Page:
We ate a lot, played on the beach, swam and generally loafed about and enjoyed ourselves. The surprise of the trip was the Goa Science Centre, suggested by our driver as having a bunch of things to do for the kids, and it was fantastic for them. Basically, my children love to fiddle with things, and here was a place that actually invited them to push a lever here, pull a string there, touch that button to see what happens and so on. The 3D show was one on marine life specifically on sardine shoals and while the quality of the experience left something to be desired, my kids didn't care and simply screamed with laughter every time it looked like an attacking shark was jumping out of the screen at them. This show was followed by another one on the Universe at the little Planetarium, specifically on the life of a star. I was fascinated and humbled to think about the billions of stars and the billions of years they would survive long after we're history. I turned to share this moment with my husband and noted that he and all other members of my contingent were fast asleep.

Net-net, it was a fantastic time that we had and now am back. Work is going pretty well, it's interesting and I'm convinced now that I'm meant to be in a corporate space at least for the forseeable future. I enjoy the coffee :) and the fact that my maids don't come in and ask me 'Khaane mein kya banaye?' Besides I usually get home at a reasonable time to hang out with the kids and that's great.

I've got one book coming out with Harpers next year and am seriously contemplating self-publishing the other one, a funny childhood memoir about growing up in the 80s/90s - essentially centred around the trials and tribulations of the twelfth year of my life. Does that sound like something you'd read? Let me know in comments!

P.S - a big hug to those who stick around here. I love you guys.
P.P.S - the elaborate meal was of course Maggi. 

Sunday, September 28, 2014

The Weekend

Aah. Here it is!

Whoops. There it was...

Zumba in the mornings, 3 Parent-Teacher Meetings to Attend, various other exciting events in the colony. Quick as a flash, Sunday evening hath arriveth ( Donth thath justh sound like lisping?) Anyway, going forward, I hope to be able to fit writing into the new schedule, and that includes blogging at least once a week.

See you around, guyzzz!

P.S - a big thanks to those of you who did bother to delurk on the last post. Waiting to hear from more as motivation to actually take out the time to carry on with this space!

P.P.S - conversation with Peanut -

'Mum, is Roald Dahl alive?'
'No'
'Is Enid Blyton alive?'
'Nope.'
'Wow. Are all authors dead?'
(Silence for a moment and then she looks at me appraisingly)
'Oh yeah. YOU'RE alive.'
(Goes back to her book while I continue to stare at her)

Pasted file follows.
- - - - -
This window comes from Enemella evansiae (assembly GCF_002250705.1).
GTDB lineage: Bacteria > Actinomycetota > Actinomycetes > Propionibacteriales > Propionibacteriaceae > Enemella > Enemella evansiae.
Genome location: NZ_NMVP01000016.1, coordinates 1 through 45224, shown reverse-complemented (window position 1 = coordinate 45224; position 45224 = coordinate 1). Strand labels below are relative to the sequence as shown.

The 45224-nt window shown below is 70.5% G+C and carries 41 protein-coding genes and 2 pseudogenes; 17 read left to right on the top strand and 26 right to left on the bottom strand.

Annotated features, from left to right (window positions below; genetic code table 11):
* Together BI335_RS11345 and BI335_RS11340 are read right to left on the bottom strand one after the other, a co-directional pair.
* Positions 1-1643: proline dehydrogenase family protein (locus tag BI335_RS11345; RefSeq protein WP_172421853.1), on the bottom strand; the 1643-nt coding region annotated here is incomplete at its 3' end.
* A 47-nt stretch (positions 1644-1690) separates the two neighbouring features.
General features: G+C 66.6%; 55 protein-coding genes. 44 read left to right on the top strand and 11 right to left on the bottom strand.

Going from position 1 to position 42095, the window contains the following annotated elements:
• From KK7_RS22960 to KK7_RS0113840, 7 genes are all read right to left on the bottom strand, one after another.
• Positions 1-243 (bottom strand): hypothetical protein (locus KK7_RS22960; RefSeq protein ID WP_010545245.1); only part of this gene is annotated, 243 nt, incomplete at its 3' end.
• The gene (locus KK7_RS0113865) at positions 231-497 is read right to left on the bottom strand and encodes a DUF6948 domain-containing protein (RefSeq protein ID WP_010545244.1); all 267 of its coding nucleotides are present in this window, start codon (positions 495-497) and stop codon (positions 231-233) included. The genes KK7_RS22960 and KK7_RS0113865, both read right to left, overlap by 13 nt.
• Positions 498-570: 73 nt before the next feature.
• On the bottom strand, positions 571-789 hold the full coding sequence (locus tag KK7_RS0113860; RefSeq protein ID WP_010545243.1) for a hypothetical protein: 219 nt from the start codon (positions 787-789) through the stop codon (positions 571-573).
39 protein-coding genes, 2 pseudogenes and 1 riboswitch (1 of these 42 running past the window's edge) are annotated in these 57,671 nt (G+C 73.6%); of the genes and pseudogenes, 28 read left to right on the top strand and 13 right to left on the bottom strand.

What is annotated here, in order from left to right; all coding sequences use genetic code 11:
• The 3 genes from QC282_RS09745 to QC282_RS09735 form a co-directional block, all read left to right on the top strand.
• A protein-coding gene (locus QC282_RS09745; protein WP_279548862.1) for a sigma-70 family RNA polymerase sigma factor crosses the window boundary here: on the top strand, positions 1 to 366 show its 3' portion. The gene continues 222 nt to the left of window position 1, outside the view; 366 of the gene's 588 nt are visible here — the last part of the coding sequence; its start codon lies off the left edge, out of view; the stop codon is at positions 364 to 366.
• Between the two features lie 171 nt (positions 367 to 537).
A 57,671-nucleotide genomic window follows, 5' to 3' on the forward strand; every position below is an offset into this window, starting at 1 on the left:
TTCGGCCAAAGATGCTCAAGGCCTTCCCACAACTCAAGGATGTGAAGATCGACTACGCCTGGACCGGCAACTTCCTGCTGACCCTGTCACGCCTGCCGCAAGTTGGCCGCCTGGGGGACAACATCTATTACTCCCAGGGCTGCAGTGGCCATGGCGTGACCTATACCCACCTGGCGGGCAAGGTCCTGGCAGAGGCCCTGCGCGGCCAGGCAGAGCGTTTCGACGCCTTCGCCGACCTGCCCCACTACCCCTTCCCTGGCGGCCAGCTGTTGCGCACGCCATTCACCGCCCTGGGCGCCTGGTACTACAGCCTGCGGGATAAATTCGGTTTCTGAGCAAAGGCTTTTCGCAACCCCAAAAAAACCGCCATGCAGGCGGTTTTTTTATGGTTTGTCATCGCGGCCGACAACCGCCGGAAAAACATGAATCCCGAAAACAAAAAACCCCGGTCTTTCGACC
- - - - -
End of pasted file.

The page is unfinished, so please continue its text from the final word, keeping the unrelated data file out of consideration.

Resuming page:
Sunday, September 14, 2014

And yet another 'Final' Sabbatical Round up

So I find myself back at work after a bit of a gap. Older and wiser and yet ready and eager. It kind of just happened, but I think I was ready for it.

The last couple of years have been great fun and a wonderful learning experience. But it kind of hit me when a lady of about my age attended my Zumba class and then asked if I could be her 'mentor' - she said that I seemed to be following my passion and it looked so enviable and that's what she wanted to be doing now that she's had a baby and been working for ten years herself...and so on. The alarm bells went off in my head. Over the last couple of months, I had been feeling restless and influenced greatly by Cal Newport's book ''So Good They Can't Ignore You''. I highly recommend this to anyone on the verge of quitting their job in favour of the wonderful, entrepreneurial, ''follow your passion'' type of life. From the outside, I realized, it really looked like that's what I was doing. I don't regret a single moment of the last two years, but the fact is that there's a lot to be said for having to get up and get ready and go to work and of course, having an income outside of some not-very-impressive royalty cheques. So I told the lady not to be fooled by appearances, and to basically read the book herself!

I passed out of IIM-B in 2002 and had a pretty decent record in my field of Marketing so I was very lucky to have built that track record before I took my break. The most fun I've ever had was at my last job as Business Head for a movie review website. So I've been lucky to find a role now which looks like it will be perhaps as interesting, and that too, in Gurgaon. All this kind of just happened, and it happened at a time when I realized that Pickle-Papad are well-settled in school, all three kids tend to keep each other busy, and my help R seems to have settled back in for at least the medium term with us. Now that the children are older, it is clearer that they should be able to take care of themselves and each other. It amazes me how much of a help Peanut already is, with her advanced reading skills, in assisting  in getting the twins homework done.